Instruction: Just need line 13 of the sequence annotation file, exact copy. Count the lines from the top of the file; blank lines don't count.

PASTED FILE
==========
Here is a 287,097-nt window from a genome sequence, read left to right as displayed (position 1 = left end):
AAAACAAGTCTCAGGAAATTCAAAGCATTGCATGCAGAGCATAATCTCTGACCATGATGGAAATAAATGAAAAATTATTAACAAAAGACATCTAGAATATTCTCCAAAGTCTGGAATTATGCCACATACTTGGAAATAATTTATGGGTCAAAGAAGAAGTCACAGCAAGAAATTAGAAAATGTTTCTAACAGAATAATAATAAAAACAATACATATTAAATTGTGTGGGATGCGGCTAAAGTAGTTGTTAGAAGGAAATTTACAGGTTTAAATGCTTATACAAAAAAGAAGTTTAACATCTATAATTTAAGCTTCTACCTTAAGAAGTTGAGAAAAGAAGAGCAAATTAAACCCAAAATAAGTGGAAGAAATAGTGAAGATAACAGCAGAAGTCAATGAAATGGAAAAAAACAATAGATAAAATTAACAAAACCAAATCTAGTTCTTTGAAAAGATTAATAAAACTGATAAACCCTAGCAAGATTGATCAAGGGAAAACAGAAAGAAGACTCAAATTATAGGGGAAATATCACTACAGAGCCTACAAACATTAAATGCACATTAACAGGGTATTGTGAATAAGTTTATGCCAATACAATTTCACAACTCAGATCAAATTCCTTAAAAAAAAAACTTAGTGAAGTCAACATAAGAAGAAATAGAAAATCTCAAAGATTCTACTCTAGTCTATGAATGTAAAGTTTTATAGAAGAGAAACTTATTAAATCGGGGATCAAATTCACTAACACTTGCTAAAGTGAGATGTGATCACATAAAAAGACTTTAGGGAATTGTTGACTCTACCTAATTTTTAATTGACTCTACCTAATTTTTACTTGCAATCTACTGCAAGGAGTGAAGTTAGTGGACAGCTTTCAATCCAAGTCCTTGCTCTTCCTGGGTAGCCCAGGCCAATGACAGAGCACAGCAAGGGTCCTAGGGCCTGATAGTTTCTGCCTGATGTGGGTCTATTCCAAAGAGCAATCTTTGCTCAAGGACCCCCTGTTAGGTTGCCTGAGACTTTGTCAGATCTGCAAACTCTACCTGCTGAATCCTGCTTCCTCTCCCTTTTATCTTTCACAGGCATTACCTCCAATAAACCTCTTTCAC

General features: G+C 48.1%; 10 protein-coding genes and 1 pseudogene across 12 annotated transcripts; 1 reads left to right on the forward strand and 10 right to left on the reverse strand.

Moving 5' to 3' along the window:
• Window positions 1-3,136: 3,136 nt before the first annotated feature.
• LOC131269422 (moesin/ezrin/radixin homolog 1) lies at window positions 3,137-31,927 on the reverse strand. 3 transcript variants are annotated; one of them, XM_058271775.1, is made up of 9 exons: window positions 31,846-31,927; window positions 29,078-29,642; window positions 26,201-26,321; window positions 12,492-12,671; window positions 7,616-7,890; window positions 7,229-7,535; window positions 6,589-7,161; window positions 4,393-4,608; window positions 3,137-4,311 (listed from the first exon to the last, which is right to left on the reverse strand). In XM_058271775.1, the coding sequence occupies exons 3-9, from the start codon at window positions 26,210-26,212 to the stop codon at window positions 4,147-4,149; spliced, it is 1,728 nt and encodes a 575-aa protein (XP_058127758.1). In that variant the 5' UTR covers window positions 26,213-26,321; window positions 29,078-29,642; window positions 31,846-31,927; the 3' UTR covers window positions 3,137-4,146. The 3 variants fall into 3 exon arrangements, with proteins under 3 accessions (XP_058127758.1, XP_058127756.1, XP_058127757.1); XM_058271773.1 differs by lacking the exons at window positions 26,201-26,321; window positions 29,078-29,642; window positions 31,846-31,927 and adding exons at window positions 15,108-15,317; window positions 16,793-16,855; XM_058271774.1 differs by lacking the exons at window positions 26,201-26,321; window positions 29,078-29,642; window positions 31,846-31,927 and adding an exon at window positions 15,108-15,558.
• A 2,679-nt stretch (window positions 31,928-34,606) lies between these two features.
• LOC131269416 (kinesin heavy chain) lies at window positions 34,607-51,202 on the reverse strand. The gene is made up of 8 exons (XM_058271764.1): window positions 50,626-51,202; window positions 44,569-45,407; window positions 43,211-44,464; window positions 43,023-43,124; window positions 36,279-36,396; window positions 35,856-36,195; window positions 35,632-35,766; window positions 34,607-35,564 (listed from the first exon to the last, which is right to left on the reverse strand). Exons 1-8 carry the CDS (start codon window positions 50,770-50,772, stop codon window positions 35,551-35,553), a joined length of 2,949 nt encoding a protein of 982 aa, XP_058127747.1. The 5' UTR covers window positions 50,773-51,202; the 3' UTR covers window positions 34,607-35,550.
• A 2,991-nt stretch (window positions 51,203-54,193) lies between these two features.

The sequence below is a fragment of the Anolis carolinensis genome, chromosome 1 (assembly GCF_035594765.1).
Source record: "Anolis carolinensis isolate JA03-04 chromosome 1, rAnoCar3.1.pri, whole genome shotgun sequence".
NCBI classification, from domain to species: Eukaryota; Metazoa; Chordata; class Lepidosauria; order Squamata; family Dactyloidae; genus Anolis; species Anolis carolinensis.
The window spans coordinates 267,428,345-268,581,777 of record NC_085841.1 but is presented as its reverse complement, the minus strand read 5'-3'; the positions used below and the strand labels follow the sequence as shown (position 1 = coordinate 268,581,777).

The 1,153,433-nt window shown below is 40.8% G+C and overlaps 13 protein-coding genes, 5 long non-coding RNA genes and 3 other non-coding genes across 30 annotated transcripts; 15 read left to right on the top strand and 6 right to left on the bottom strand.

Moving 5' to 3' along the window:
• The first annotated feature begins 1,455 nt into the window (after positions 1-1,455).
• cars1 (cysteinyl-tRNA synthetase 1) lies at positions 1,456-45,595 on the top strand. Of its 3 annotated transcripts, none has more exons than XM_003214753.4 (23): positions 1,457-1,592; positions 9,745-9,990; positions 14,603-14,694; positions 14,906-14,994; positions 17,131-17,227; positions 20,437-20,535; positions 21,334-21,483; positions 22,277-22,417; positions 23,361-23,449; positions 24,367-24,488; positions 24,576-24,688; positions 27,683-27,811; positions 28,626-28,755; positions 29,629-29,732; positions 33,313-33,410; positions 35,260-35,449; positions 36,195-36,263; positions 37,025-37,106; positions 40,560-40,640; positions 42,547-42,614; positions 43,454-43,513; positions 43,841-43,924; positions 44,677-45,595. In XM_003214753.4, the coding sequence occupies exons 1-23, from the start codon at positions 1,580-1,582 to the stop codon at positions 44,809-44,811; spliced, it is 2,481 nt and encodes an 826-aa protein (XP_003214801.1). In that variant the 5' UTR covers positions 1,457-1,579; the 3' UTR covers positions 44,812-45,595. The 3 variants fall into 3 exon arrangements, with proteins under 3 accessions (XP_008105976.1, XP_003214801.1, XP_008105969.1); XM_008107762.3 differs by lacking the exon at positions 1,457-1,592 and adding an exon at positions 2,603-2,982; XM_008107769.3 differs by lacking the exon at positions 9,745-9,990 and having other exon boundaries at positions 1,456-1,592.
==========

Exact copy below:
The window spans coordinates 267,428,345-268,581,777 of record NC_085841.1 but is presented as its reverse complement, the minus strand read 5'-3'; the positions used below and the strand labels follow the sequence as shown (position 1 = coordinate 268,581,777).